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FORTY-FIVE FIRST YEARS
WRITTEN BY HIMSELF,
IN FORTY-SEVEN LETTERS TO A FRIEND.
FROM THE LATEST EDITION
WHITTAKER, TREACHER, AND ARNOT,
Careto our coffin adds a nail no doubt,
I own I like to laugh, and hate to sigh,
And that we came not into life to cry;
PETER P NDAR.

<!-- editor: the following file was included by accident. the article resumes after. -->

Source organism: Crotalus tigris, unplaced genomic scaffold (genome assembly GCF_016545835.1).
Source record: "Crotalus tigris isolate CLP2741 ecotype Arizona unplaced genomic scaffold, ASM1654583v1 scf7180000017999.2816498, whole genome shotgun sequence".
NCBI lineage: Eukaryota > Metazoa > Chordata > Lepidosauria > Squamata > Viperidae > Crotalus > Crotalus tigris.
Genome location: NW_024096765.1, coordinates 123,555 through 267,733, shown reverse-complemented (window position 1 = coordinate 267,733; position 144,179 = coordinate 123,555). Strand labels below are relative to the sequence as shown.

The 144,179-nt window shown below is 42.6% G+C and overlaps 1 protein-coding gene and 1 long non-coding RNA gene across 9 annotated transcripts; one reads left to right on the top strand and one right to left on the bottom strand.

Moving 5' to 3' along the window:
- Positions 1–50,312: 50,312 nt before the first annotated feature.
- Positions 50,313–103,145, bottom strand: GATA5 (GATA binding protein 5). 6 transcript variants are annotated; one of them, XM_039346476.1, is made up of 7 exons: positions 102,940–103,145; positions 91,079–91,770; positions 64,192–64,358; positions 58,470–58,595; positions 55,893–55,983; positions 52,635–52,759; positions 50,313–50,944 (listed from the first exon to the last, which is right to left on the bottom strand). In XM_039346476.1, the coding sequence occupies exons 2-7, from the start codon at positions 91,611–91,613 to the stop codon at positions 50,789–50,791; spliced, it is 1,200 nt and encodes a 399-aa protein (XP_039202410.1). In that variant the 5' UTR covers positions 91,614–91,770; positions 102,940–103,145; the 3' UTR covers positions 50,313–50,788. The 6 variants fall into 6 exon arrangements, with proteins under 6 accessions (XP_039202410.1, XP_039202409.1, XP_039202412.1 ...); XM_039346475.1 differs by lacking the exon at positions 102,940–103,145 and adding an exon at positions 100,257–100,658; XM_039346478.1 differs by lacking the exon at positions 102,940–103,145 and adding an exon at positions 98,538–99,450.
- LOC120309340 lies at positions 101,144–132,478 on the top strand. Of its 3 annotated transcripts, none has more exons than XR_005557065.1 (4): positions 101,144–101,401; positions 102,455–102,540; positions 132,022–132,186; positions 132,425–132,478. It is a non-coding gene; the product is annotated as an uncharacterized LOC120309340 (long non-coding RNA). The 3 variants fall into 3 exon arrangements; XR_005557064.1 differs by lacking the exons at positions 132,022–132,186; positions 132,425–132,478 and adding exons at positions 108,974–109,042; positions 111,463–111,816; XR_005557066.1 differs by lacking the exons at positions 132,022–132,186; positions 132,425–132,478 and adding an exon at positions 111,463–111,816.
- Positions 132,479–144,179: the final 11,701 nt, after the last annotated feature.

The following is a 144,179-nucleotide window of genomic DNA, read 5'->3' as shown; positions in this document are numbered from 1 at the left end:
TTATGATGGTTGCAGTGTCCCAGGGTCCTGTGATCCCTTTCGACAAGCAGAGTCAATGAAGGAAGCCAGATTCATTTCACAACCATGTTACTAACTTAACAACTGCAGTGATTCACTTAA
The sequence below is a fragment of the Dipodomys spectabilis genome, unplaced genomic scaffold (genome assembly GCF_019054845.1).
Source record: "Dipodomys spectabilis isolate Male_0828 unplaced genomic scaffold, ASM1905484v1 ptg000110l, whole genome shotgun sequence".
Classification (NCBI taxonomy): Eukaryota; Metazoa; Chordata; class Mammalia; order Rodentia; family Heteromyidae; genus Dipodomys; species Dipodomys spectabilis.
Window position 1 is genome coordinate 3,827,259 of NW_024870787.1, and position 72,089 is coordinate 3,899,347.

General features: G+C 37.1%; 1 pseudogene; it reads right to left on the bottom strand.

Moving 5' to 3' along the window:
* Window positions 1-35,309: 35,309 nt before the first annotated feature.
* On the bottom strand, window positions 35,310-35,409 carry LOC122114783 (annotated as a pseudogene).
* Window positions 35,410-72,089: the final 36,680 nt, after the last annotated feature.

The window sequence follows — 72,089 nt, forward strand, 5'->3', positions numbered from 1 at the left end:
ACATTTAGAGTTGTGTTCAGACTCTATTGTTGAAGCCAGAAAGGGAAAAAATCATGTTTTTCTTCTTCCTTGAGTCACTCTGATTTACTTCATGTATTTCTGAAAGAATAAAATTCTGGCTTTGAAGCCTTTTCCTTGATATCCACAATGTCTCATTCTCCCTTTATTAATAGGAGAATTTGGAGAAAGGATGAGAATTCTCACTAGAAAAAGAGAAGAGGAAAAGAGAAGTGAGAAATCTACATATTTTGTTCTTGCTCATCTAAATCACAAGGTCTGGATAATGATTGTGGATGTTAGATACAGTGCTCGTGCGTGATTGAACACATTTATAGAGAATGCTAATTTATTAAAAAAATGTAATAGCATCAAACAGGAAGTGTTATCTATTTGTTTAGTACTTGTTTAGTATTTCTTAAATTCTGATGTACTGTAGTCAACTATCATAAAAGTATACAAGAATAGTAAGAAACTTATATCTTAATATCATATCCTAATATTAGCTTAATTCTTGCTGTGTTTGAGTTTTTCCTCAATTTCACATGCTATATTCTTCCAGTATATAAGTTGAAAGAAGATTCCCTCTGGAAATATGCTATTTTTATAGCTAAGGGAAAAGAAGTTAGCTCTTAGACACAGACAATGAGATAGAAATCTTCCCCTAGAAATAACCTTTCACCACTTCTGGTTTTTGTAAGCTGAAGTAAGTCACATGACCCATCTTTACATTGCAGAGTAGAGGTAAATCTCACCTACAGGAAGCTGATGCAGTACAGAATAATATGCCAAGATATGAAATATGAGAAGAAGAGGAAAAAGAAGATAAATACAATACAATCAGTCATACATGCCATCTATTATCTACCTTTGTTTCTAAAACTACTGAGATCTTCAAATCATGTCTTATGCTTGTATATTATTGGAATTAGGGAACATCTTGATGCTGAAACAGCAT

ALTHOUGH the rambling Memoirs of this fortunate bookseller belong to a class which principally exhibit the importance of the writers to themselves, it is not without interest -as a record of the progress of natural sagacity, industry, and frugality, to riches and independence. Neither is the vanity of the author offensive or unamusing, exposing as it does the manner in which a naturally acute but uncultivated mind extends its stock of ideas, and deals with the new lights, both clear and will-o'-the-whispish, which it may be put into a situation to acquire. Some pleasant anecdotes also occasionally relieve the good-humoured egotism of the cheapest bookseller in the world; and his portraiture of methodism, so singularly qualified and retracted in his subsequent“Confessions,” is at least very curious. Of the latter work, so får as it supplies biographical matter, a due use is made in the Sequel, and as the whole will be contained